Najib’s addendum house arrest ‘order’: Govt must clear air regarding Ahmad Zahid’s claim

Najib’s addendum house arrest ‘order’: Govt must clear air regarding Ahmad Zahid’s claim
"Najib’s addendum house arrest ‘order’: Govt must clear air regarding Ahmad Zahid’s claim"

The government must clear the air following reports of Deputy Prime Minister Datuk Seri Ahmad Zahid Hamidi’s claims of the existence of an addendum order from the former Yang di-Pertuan Agong, Al-Sultan Abdullah Ri’ayatuddin Al-Mustafa Billah Shah, allowing Datuk Seri Najib Razak to serve the remainder of his prison sentence under house arrest.

Former Malaysian Bar president Salim Bashir Bhaskaran said the government owes the public an explanation, as it has a representative from the government sitting on the Pardons Board.

“The Federal Territories Minister (Dr Zaliha Mustafa) sits on the Pardons Board, and as such, the government is duty-bound to answer to the public,” said Salim.

On Wednesday, the New Straits Times reported that Zahid, who is also Umno president, had claimed that the addendum order was shown to him by former Selangor Umno treasurer Tengku Datuk Seri Zafrul Abdul Aziz (who is also Investment, Trade and Industry Minister) at the former's house near Country Heights on Jan 30.

Ahmad Zahid said this in his affidavit of support dated April 9 in Najib’s judicial review application to compel the government to produce the impugned document.

Ahmad Zahid had claimed that Tengku Zafrul had shown him a copy of the addendum order on his phone, which he had personally photographed or scanned from an original copy, as shown to him by Al-Sultan Abdullah.

It was also reported that Ahmad Zahid claimed he had sighted the addendum order, dated Jan 29, which bears the seal and signature of the then King.

On Wednesday, Tengku Zafrul said he would file his own affidavit following Ahmad Zahid’s affidavit in support of Najib’s application to commence judicial review in relation to the alleged royal addendum.

The Investment, Trade and Industry Minister said that he would be obtaining legal advice and looking to file an affidavit to correct certain factual errors contained in the deputy prime minister’s affidavit.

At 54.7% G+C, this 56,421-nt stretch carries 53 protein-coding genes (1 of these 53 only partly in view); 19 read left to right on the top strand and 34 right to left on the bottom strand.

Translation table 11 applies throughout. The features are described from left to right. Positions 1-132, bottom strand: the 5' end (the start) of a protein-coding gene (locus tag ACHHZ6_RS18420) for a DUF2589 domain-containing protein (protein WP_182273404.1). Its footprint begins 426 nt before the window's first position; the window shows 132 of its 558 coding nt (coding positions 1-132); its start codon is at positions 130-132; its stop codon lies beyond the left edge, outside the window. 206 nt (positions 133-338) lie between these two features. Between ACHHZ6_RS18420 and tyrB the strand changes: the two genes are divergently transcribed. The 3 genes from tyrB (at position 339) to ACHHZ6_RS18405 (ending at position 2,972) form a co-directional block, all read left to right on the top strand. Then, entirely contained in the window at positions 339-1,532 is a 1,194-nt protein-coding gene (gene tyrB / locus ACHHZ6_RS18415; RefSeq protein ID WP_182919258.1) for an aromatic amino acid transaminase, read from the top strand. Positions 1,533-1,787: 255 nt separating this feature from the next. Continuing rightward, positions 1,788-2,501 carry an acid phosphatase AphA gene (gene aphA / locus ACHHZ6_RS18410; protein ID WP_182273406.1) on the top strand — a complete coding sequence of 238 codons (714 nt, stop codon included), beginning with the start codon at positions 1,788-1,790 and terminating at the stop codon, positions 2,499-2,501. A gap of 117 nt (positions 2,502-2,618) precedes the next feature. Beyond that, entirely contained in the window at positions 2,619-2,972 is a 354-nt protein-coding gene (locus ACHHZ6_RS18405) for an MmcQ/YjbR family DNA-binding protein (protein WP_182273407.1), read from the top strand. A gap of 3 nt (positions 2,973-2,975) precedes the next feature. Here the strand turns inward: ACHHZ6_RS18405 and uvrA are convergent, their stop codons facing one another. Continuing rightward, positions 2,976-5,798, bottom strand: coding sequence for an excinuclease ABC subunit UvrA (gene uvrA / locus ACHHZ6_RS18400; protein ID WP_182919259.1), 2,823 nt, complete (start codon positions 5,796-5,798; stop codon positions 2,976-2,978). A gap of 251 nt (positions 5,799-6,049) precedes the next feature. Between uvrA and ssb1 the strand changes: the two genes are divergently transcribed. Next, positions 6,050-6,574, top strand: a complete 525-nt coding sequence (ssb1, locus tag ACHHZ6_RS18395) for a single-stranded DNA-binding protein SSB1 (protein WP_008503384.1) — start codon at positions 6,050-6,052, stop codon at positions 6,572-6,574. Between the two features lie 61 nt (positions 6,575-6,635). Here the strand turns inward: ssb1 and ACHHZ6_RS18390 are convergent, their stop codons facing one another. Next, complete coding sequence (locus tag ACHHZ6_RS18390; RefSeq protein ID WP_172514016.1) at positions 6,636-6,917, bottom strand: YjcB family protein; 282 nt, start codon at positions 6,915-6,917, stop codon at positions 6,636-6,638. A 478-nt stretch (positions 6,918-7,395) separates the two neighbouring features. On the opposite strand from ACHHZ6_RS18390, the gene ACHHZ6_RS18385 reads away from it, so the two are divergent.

In 2022, Najib became the first Malaysian prime minister to be convicted and sentenced to jail for abuse of power and corruption.

Najib’s final bid to appeal his July 2020 conviction by the Kuala Lumpur High Court was set aside after the Federal Court upheld the High Court’s conviction and sentence on seven charges of abuse of power, money laundering, and criminal breach of trust over the misappropriation of SRC International’s funds.

On Feb 2, the Pardons Board announced that Najib would receive a 50 per cent reduction in his sentence. This means that he will be released on Aug 23, 2028, instead of 2034, and will have to pay a fine of RM50 million, instead of the earlier RM210 million.

In the event he fails to pay the fine, another year will be added to Najib’s jail term, and he would only be released on Aug 23, 2029.

The board met on Jan 29 and the meeting was chaired by the Al-Sultan Abdullah.

Salim said while the general pardons process in Najib’s case had been subscribed to thus far, he acknowledged that the claims of an alleged addendum was rather unusual.

“Generally, in other cases, such things do not happen, and the decision by the Agong or Pardons Board, is accepted (by those seeking a pardon). But in this situation, there is a claim (filed by Najib) that there had been an additional order that had not been implemented.

“While there are case laws in which state pardons are not subject to judicial review, what is being asserted here is that there was a decision (made by the Agong) which had not been presented to the public, and as such, is not fair to the accused person.

“How they (Najib and his counsel) came about such evidence, we do not know. We are all in the dark as to how they came to know about the addendum.

Asked if the recent developments in the case had cast a negative perception on the entire pardons process, Salim said: “It is not for us to decide. It is for the court to decide on whether there is an addendum, and to direct the parties to bring them forward.”

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